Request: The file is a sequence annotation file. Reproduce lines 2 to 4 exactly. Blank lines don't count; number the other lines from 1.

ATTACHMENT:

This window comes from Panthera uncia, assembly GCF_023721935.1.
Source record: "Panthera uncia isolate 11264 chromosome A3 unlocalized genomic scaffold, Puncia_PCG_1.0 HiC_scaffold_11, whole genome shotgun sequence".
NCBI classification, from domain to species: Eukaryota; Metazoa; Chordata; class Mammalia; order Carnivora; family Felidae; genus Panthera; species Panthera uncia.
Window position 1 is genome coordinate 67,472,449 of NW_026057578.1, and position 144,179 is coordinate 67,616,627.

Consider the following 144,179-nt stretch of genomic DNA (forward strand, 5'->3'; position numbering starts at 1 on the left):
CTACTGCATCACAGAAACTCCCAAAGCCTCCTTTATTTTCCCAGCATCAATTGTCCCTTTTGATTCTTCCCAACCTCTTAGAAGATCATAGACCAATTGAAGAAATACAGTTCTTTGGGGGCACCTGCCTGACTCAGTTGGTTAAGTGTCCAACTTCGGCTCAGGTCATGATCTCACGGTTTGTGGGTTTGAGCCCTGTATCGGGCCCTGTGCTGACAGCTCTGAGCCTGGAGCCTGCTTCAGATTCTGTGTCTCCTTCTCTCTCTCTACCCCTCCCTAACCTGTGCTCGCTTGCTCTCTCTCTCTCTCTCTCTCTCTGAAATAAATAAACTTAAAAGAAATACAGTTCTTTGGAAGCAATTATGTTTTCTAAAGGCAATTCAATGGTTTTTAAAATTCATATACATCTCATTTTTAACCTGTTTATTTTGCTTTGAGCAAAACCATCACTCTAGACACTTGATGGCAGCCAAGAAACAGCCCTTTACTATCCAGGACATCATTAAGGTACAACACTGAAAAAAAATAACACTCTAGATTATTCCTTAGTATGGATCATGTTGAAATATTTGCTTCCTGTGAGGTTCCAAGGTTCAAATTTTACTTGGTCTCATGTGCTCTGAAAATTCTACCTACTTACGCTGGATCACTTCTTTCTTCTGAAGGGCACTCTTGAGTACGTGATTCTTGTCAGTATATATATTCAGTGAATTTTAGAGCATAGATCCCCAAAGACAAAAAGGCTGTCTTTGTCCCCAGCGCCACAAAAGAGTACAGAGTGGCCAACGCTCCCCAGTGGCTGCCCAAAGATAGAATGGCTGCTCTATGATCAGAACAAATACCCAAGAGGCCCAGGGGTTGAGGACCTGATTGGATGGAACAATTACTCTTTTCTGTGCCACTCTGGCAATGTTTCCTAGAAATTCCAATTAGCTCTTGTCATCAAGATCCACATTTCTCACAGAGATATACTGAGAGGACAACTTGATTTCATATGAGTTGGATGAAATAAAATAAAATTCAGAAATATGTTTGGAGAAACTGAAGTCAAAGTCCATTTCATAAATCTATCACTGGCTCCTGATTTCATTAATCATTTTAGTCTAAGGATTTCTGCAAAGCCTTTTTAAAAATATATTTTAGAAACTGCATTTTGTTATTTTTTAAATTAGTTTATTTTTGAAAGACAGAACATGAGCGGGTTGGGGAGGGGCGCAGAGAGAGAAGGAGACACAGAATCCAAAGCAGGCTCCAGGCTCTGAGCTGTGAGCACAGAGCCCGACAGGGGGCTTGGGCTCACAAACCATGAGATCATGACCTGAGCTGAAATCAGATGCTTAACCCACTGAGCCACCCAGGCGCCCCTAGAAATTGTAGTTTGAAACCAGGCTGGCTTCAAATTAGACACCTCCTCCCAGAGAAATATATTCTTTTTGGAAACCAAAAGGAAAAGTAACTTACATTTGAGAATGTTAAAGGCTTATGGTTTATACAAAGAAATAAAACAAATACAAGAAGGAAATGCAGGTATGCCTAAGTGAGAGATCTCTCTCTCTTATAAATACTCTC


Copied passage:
Source record: "Panthera uncia isolate 11264 chromosome A3 unlocalized genomic scaffold, Puncia_PCG_1.0 HiC_scaffold_11, whole genome shotgun sequence".
NCBI classification, from domain to species: Eukaryota; Metazoa; Chordata; class Mammalia; order Carnivora; family Felidae; genus Panthera; species Panthera uncia.
Window position 1 is genome coordinate 67,472,449 of NW_026057578.1, and position 144,179 is coordinate 67,616,627.